There is a story to tell, and after the shocking final five minutes, it all comes together quite nicely. This is a brilliant
film that uses sex to get under our skin, so to speak. Few of these graphic sequences are erotic or titillating, and the
film has a grimy, dirty look to it, thus crafting a mood that might not be appealing initially, but is truly effective in
practice. Itís clear that Oshima could care less about his audienceís own, personal, moral boundaries, and such an
attitude only makes this film that much stronger.
This is a difficult movie to get through at times, but if you can make it through the final scene without getting
nauseous, youíve got a pretty strong stomach. You might think youíre prepared for this last bit after having sat
through virtually 95 minutes of non-stop sex, but even if youíre the most avid gore hound out there, itíll be difficult
to keep from cringing at what youíll see. To top it all off, if youíre a man, I almost recommend just stopping the
film after an hour and a half. Still, we all know that this talk is only making you want to witness this even more,
and in doing so, you will have witnessed a scene and a film that has polarized respected critics and movie buffs
around the world for the last three decades.
Criterionís Blu-ray disc presents Senses in its original 1.66:1 aspect ratio, and uses a 1080p print to blow away any
and all previous home video incarnations of the film. There may be only a few instances where the film shows its
age, thanks in large part to amazing image detail, a gorgeous color palette, and total elimination of dirt and grain.
The audio is just as impressive as the video, thanks to the inclusion of a lossless PCM Mono track that features
crystal clear dialogue that is never overcome by the wonderful Japanese music that makes up the score.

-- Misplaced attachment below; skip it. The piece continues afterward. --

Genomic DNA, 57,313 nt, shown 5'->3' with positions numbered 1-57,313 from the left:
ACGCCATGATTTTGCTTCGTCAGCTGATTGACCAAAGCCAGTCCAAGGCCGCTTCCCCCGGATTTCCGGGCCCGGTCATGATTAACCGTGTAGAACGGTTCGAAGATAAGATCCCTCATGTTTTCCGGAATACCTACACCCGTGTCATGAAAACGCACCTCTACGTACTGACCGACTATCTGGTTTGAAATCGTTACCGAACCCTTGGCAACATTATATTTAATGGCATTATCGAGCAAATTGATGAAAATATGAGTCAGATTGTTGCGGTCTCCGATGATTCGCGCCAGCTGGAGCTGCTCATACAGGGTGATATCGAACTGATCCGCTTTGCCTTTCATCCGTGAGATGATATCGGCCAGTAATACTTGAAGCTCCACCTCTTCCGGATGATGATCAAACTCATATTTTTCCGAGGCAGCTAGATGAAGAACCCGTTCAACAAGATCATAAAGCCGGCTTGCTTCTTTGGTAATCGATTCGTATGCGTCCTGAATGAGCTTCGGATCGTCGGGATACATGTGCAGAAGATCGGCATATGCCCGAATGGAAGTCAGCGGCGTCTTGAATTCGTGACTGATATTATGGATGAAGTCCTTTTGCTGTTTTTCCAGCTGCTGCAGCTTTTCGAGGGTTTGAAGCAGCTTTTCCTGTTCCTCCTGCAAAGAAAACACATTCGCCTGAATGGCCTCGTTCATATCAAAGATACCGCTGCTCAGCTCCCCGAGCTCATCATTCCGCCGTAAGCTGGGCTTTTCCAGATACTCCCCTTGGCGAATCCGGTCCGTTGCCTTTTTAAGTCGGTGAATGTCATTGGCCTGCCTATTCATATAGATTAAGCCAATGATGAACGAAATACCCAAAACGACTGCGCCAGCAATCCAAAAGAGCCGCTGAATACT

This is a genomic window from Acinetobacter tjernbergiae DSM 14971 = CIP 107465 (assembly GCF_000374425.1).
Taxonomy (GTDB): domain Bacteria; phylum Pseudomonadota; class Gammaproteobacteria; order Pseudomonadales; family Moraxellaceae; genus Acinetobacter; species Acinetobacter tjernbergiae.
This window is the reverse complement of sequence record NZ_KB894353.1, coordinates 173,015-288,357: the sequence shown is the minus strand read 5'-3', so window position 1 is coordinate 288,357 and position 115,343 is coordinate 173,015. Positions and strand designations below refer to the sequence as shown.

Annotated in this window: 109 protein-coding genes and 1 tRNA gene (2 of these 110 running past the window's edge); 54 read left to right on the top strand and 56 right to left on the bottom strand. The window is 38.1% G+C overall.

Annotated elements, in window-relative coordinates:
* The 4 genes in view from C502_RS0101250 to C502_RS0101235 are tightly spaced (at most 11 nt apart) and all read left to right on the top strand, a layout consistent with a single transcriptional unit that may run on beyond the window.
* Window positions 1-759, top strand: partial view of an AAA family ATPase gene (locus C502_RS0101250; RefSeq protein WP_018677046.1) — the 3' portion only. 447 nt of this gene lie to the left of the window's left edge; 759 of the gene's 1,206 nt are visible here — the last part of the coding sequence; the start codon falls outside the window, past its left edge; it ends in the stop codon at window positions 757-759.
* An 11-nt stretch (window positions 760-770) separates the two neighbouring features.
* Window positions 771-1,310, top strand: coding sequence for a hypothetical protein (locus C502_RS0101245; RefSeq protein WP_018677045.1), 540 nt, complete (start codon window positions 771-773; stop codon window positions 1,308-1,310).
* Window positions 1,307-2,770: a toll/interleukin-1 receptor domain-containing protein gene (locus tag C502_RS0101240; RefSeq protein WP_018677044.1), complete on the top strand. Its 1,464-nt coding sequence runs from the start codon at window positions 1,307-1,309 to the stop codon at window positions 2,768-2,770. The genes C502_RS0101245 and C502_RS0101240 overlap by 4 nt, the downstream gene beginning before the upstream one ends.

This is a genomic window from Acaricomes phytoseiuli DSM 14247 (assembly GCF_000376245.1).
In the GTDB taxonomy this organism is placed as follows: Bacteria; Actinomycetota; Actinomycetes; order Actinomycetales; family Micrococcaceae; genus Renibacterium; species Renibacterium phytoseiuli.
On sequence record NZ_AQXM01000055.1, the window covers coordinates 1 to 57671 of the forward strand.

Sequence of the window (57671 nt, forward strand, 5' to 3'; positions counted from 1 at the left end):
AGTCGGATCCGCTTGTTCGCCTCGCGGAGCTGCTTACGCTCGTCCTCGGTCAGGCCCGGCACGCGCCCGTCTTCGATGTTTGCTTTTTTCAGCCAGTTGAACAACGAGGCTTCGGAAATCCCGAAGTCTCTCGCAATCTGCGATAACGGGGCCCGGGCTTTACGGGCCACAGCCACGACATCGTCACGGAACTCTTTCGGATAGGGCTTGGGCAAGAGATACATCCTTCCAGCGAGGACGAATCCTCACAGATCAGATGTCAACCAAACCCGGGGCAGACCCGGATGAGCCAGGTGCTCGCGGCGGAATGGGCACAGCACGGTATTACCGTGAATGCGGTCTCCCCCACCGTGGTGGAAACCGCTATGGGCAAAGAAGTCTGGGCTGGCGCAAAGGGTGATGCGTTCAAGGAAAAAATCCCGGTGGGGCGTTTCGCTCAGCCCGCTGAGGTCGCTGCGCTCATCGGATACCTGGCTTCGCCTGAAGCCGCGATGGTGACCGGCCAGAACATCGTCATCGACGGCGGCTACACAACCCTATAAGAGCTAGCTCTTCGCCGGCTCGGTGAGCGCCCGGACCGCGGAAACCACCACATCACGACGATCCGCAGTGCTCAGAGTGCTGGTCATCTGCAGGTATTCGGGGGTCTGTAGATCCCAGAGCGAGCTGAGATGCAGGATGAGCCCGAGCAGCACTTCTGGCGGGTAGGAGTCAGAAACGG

The extras are up to Criterionís lofty standards, in that thereís just the right amount of them and theyíre all
compelling. For example, the first interview is from 1976 and features the filmís two leads. When the French
interviewer asks actress Eiko Matsuda about why she chose to be in such a challenging film, she gives an answer
that is both honest and unforgettable. We see director Nagisa Oshima interviewed in that older piece, but we also
get a new discussion with him, shot in 2008 exclusively for the Criterion Collection. The contrast in what he said 33
years ago and now is reason enough to check out this 17-minute talk. The extras donít stop there though, as thereís
also 12 minutes of trimmed footage, the U.S. trailer for the film, and the best of the bunch, an audio commentary
track by film historian and critic Tony Rayns. He basically tells us anything and everything we ever wanted to
know about In the Realm of the Senses, from the story to the controversy that has surrounded this film for
Posted by: Chuck Aliaga - April 27, 2009, 1:31 pm - DVD Review
Keywords: controversial, art house adult, japanese